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Looking Over Our Shoulders

By Susan Muaddi Darraj | Posted 9/12/2001

History will shape Sept. 11 into a day like the one on which John F. Kennedy was assassinated. Where, people will ask for decades to come, were you when you heard the news? I was at work, reading my e-mail, when a colleague suddenly turned to me and said, "Someone bombed the World Trade Center." Many of us in the office ran to the nearest radio and tuned into the news: Yes, one tower of the World Trade Center had been attacked . . . and then the other. My colleague, still on the phone, suddenly announced, "And they just got the Pentagon too."

In the first few minutes after the initial shock, when the facts became clearer and the details more horrifying, I thought, and uttered aloud, "My God, I hope they've gotten these people out safely. My God, please don't let there be innocent lives lost." My second thought, which I kept private: My God, please don't it be Arabs who have done this.

Perhaps it was because I remembered my days in high school, during the Gulf War, when furious classmates told me that I, an Arab-American, was the reason their brothers in the military were fighting in Iraq. Why did "my people" always start trouble? Why didn't I just go home to "my country"? I survived high school, only to face similar targeting during other catastrophes, the worst being the backlash after the bombing in Oklahoma City. The anti-Arab sentiment rose to a fever pitch, with Arabs (or anyone unlucky enough to remotely resemble the stereotypical "Arab" of the American psyche) suffering physical assaults, verbal assaults, and property destruction. I was informed that "Allah was the devil"--even though I'm not Muslim , but a Christian. What did that matter when Americans, for the most part, couldn't even distinguish between Pakistanis, Afghanis, Arabs, or Persians?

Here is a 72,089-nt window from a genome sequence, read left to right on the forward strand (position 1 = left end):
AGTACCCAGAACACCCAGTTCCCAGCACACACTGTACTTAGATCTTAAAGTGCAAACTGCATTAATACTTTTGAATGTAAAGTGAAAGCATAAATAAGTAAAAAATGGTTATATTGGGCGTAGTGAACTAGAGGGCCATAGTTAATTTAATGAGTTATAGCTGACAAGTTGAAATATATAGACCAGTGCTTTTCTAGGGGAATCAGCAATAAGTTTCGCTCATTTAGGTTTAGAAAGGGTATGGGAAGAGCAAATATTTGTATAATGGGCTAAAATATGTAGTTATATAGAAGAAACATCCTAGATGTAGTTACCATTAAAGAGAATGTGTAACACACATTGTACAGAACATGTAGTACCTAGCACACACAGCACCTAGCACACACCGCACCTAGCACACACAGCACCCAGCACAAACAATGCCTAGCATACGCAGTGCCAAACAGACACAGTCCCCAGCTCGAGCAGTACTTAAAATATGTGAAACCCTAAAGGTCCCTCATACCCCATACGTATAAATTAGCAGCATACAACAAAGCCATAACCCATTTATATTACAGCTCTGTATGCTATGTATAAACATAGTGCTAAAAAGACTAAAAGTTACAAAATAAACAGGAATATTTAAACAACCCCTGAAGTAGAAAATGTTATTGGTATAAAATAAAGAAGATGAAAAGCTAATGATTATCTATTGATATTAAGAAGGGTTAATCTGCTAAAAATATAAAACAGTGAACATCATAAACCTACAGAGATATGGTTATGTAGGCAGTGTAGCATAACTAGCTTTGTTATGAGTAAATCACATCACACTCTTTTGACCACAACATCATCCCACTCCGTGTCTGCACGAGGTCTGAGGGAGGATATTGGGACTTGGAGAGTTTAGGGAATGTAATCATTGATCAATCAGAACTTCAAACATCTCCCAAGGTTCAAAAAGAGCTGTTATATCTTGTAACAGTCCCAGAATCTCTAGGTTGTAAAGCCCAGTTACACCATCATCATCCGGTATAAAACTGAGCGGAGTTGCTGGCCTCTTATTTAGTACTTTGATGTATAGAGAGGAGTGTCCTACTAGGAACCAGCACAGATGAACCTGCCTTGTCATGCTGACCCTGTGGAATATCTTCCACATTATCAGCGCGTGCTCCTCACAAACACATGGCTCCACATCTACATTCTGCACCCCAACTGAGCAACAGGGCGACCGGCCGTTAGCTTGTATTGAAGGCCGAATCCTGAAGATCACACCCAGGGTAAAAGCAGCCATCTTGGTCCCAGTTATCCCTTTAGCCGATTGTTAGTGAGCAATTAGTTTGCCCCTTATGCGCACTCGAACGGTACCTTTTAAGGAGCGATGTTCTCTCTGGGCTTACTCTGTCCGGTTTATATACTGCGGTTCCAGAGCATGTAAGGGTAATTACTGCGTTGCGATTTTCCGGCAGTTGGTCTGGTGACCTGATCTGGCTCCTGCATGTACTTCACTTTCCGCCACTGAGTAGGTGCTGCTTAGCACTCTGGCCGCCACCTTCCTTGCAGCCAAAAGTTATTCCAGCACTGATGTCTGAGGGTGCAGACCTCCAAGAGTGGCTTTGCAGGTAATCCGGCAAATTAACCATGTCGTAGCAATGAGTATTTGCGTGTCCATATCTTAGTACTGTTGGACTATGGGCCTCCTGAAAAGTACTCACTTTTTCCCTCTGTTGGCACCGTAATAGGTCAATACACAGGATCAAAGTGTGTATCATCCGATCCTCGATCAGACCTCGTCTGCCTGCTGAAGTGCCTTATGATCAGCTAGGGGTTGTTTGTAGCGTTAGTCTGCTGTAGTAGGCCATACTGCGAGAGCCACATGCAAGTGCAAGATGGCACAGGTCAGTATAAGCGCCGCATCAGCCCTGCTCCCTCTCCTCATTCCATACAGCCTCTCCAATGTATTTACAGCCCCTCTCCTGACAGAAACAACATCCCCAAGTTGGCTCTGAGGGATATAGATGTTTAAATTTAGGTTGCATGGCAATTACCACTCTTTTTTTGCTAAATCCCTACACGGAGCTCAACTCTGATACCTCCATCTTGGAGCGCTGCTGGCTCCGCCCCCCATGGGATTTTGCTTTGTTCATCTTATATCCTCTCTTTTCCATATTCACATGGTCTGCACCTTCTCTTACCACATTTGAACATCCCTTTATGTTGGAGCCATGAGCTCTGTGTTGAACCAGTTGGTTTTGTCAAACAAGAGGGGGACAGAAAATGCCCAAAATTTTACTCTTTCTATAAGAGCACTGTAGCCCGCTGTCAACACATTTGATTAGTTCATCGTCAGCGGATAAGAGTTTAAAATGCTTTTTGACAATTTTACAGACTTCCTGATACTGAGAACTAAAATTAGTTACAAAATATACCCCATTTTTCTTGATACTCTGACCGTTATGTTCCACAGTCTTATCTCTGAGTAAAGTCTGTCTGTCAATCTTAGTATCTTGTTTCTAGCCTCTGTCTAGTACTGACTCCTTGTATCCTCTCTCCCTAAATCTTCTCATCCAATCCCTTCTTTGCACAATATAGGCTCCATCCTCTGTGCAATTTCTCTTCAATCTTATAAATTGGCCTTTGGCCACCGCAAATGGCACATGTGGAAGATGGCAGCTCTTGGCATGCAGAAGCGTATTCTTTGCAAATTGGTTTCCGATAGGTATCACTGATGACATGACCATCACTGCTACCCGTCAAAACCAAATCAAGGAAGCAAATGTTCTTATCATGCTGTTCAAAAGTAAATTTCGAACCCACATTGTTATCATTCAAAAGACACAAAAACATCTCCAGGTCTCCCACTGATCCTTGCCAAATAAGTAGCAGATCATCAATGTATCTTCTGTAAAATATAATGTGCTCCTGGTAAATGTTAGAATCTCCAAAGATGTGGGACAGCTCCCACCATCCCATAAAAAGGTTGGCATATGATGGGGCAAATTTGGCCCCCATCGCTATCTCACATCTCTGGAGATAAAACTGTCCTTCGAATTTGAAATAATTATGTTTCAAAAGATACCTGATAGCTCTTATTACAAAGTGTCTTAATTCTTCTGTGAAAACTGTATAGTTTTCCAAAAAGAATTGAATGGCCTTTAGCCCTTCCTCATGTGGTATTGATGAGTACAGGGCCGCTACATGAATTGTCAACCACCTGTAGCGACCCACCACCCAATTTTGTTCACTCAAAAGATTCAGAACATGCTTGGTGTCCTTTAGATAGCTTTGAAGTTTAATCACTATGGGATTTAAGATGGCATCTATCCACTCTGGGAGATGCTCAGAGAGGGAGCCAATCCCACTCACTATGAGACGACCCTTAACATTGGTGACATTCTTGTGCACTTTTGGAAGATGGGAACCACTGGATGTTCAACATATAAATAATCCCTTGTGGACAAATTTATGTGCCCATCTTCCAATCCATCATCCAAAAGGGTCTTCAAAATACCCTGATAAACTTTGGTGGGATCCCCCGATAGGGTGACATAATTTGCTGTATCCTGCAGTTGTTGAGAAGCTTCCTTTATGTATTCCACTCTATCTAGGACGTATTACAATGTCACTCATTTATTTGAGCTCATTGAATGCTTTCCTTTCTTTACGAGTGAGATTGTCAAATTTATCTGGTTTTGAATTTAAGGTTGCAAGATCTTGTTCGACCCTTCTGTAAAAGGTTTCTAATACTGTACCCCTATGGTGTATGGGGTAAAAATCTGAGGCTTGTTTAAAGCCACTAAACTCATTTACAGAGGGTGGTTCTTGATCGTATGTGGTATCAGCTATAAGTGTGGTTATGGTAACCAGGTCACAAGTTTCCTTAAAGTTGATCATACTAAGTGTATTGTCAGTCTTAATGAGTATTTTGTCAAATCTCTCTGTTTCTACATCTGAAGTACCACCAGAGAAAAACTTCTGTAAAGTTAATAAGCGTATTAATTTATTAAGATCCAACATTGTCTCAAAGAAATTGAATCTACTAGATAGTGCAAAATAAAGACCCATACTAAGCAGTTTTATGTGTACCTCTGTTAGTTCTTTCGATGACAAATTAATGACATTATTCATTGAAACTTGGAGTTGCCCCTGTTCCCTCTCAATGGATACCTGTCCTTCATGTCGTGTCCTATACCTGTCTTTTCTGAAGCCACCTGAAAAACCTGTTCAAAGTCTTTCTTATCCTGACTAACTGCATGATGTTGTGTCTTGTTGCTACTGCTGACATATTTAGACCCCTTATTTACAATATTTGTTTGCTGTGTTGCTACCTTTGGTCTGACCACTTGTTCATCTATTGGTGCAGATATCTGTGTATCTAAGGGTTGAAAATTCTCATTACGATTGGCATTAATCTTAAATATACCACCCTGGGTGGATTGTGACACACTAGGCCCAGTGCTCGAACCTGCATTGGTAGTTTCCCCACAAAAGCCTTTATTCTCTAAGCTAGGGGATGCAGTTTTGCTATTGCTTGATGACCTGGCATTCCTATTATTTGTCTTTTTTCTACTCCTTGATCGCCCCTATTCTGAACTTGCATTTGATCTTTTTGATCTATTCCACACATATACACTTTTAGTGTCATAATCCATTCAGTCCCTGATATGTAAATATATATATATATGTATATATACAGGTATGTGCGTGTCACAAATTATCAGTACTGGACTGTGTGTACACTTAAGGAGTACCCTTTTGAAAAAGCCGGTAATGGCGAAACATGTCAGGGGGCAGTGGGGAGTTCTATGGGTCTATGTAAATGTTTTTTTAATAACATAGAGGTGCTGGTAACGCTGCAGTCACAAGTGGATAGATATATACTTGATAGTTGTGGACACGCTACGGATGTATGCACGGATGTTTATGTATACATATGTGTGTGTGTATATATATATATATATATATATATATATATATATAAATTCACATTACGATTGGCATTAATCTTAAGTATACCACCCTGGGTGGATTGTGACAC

That is the issue the Middle Eastern community faces now, and again. Not only we lumped into a large category of "other" people and "foreigners," we are somehow considered responsible for the crimes of others.

Does the fact that we are not matter, in these days after horror erupted in New York and Washington and rippled across the nation? It doesn't seem so. As the death toll rises, so do the number of racist incidents against anyone thought to be Middle Eastern. Furthermore, people participating in this backlash are not limiting their hate-filled spewing to Middle Easterners alone; on this very Web site, someone has written, "Get the F**k out of this country jew, islam, muslim puke. You have no idea what your world is about to become. It's gonna get real ugly. Run while you can." Yet another e-mail blamed the tragedy on America's "aribs, qweers, and kooks." On another Web site: "1000 ARAB AND KOREAN HEADS SEVERED FOR EVERY VICTIM OF WTC NYC 9-11-2K1."

For Middle Easterners in the United States, for all people of "unpopular" ethnic and religious groups, it's somehow not appropriate for us to mourn alongside our fellow Americans. Members of our community were also employees at the Pentagon and the World Trade Center; they were also terrified passengers on hijacked airplanes. But as Middle Easterners line up to donate blood, as we enter mosques and churches to pray for the dead, as we hold candlelight vigils, we are told by uninformed and angry people that we have no right to even be in this country. I wonder if, after Timothy McVeigh was arrested and convicted of his crime, these people thought white Americans should also be "deported."

I hope that all Americans will continue to participate in the national spirit of mourning in this country, even though some of us may be looking over our shoulders at the same time.

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